imageThanking rider 111 for the ice cold bidon.

We were on the last lap and back on the long descent. Not wanting to offend my ice water benefactor with too early an attack, I just slowly pushed up the pace a tad, figuring that nobody would complain about a bit of modest work on a descent. 111 and 107 were with me, though not passing, so I continued to pedal the descent–flying down one of the prettiest roads on Oahu. At the bottom I made the turn and then eased up into the first rise so our pace line could re-form. I really only wanted to share the work with 111 on the big climb, but 107 was still with us for now. I let 111 take front while I recovered from all the pace making over the last six miles and he led us into the big climb, but he seemed to be taking it easy so I decided to take my pull earlier than I had hoped and kick things up a notch. My plan was to set a stiff pace and thereby drop 107 on this first, long, steep grade. Unfortunately, my pace was too effective and I lost both 107 and 111, the latter having fallen prey to the cramp monster-the cruel nemesis of Pineapple Hill.

imageSolo ascent on the last lap.

So my last climb was to be a solo one. I could feel the fatigue trying to take hold, but rather than easing up I tried to hold a solid pace when the hurt was on and to accelerate each time the grade eased. I saw a rider stopped on the hill ahead and as I reached him I asked, “flat?”
“Cramps,” the rider replied. I gave him a knowing nod as I chugged past him.
Near the top of hill, where Japanese tourists poured from the busses at Dole Plantation, I caught another rider, and accelerated past him so he couldn’t jump onto my wheel. Then I was at the top, tired, but ready to accelerate towards the last turn onto the final stretch. The turn came quickly, and with it a surprise. The main engine of the lead train, rider 103, who had dropped me on the first climb was just ahead of me. Had he flatted? He seemed to be just plodding along. Could I regain fourth place? 103 did not look back and I wondered if I would be able to take him just before the finish. I figured the wind would cover the sound of my acceleration and if I passed him with enough speed I was sure he would be unable, or unwilling to respond. I was wrong. What I should have done was close the gap steadily before attacking hard in the last 200 meters, but the gentle rise to the finish made the line appear closer than it was. I was tapping my reserves too early. I shot past him and a look back did not seem show that I was in danger of being caught. One look was not enough, however, and while I had dug deep both on the solo climb and here at the end, he had been taking it easy (after a mechanical had wiped out his early lead), and his 35 year old legs had plenty of power to take me down in a 200 meter sprint. I had to accept my 5th place finish.

imageA fifth place finish out of about 30 riders, if you count the 4/5 elites.

With my deficits accounted for, I was pretty happy with 5th. My time was nearly two minutes better than the top time of the CAT 4/5 Elite riders-a group that may need to consider a name change after losing to seven riders from the master’s class. All the organizers and riders were very congenial and everyone was eager to share their own version of the events while watching for the last riders to come in. Medals were handed out to the top three riders in each category, along with a pineapple to commemorate an excellent course. I took a final pitstop in the tall grass fields and then headed home.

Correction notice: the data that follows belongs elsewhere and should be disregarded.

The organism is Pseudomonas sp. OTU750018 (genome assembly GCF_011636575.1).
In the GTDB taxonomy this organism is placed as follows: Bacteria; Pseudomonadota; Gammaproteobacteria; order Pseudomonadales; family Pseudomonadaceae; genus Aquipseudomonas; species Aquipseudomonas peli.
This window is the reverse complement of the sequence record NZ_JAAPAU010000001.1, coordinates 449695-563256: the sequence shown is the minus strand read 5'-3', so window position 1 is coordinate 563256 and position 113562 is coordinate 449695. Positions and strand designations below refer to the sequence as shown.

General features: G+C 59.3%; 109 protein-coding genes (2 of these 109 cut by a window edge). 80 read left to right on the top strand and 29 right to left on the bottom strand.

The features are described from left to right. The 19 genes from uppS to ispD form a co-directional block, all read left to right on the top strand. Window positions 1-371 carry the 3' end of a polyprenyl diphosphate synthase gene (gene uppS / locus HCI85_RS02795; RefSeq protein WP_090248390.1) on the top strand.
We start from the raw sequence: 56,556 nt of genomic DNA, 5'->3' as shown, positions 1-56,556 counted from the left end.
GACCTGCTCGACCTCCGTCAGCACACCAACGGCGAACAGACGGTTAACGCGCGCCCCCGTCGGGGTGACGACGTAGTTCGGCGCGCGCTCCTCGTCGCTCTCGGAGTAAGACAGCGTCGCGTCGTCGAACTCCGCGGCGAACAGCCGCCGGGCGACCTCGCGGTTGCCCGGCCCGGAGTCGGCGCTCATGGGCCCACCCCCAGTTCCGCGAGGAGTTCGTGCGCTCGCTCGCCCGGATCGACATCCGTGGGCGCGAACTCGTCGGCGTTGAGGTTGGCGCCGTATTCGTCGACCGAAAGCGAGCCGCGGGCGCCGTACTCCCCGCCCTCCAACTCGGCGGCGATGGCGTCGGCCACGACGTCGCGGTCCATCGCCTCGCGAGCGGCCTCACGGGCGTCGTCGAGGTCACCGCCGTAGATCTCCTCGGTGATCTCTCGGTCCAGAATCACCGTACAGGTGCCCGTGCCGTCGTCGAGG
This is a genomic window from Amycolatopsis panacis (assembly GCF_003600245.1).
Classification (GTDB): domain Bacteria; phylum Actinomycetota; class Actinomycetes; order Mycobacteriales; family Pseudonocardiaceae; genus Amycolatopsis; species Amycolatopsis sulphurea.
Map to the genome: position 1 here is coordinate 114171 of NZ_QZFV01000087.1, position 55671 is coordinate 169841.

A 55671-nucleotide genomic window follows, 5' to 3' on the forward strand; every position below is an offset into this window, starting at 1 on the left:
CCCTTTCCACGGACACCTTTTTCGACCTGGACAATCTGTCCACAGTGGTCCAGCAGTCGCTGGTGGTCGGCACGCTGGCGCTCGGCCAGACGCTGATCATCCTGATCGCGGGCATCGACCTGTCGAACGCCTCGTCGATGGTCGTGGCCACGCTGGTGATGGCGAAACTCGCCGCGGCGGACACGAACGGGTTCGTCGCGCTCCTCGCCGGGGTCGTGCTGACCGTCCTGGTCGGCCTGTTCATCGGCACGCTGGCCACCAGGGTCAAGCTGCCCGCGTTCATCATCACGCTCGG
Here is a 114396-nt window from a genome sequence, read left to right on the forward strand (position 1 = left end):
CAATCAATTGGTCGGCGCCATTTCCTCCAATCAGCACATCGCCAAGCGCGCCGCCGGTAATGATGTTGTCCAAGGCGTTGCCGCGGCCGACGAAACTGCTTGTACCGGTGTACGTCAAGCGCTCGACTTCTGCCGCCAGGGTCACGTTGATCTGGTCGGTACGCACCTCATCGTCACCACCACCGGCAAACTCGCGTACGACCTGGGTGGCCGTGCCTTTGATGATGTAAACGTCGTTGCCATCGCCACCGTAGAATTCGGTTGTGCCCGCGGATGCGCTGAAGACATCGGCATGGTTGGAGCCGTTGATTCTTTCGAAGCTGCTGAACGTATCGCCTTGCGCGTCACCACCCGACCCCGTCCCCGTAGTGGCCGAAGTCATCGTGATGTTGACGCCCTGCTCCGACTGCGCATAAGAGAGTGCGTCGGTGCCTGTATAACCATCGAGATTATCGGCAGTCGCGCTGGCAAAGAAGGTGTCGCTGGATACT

imagePost-race “talk-story” to use the local vernacular.
Rae was up at 5:00am to help me get set for the race! With my all wife’s support of my cycling hobby, I’m already a winner.

imageA little gel and I could make this a new look for me.


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Additional bike storage available on Amtrak Cascades

Yee-Ha!  More Bike Storage on the train!

Time to plan a trip with the bikes for some drop and rides!  Who wants to start planning? 

securedownloadThe Washington State Department of Transportation and Amtrak recently added more bicycle storage racks to all Amtrak Cascades trains, with space for 10 bicycles now available. Riders can reserve a seat and bike space through or by calling 1-800 -USA- RAIL.

“Washington is a six-time champ as the top bicycle-friendly state and these bike racks will make it easier for bicyclists to combine Amtrak Cascades and bicycle travel to tour the Pacific Northwest – from Eugene, Ore. to Vancouver, BC, and all stops in between,” said Washington Secretary of Transportation Lynn Peterson.

On-board bicycle storage racks must be reserved in advance and can only accommodate standard bicycles. The racks allow Amtrak staff to hang and secure standard bicycles on the walls of baggage cars. Tandem, recumbent, or other specialized bicycles will require a bicycle bag or box and must be checked as baggage at staffed Amtrak stations. Travelers who do not have a bicycle box can purchase one at staffed Amtrak stations for $15.

When Amtrak Cascades trains began service in 1999, six bicycle storage racks were included in each train’s baggage car.

To reserve a bicycle rack, buy tickets early for the best fares. All cities are on sale at 25 percent off when purchased early. Once on the train, local food and drink is available in recently- upgraded bistro cars.


DON’T FORGET TO RSVP for Ride the Moose! 


Road Bike Ride, Metric Century, 40 Mile or 25 Mile course. Three groups of riders for each course: fast (16 + mph average), moderate (12-15 mph average), or leisure (8-12 mph Average). Each course will have one or more  predetermined regroup spots and an unsupported food/water break at the halfway point and the end of the ride.
Pig roast, beer garden, live music and activities for the family after the ride. Cost of the ride is free, please consider bringing a cash donation of $5 or more for local Oak Harbor charities supported by the “Fidalgo Avenue Merchants Association” and Oak Harbor Pig Roast.  Contact us at if you have not received your evite.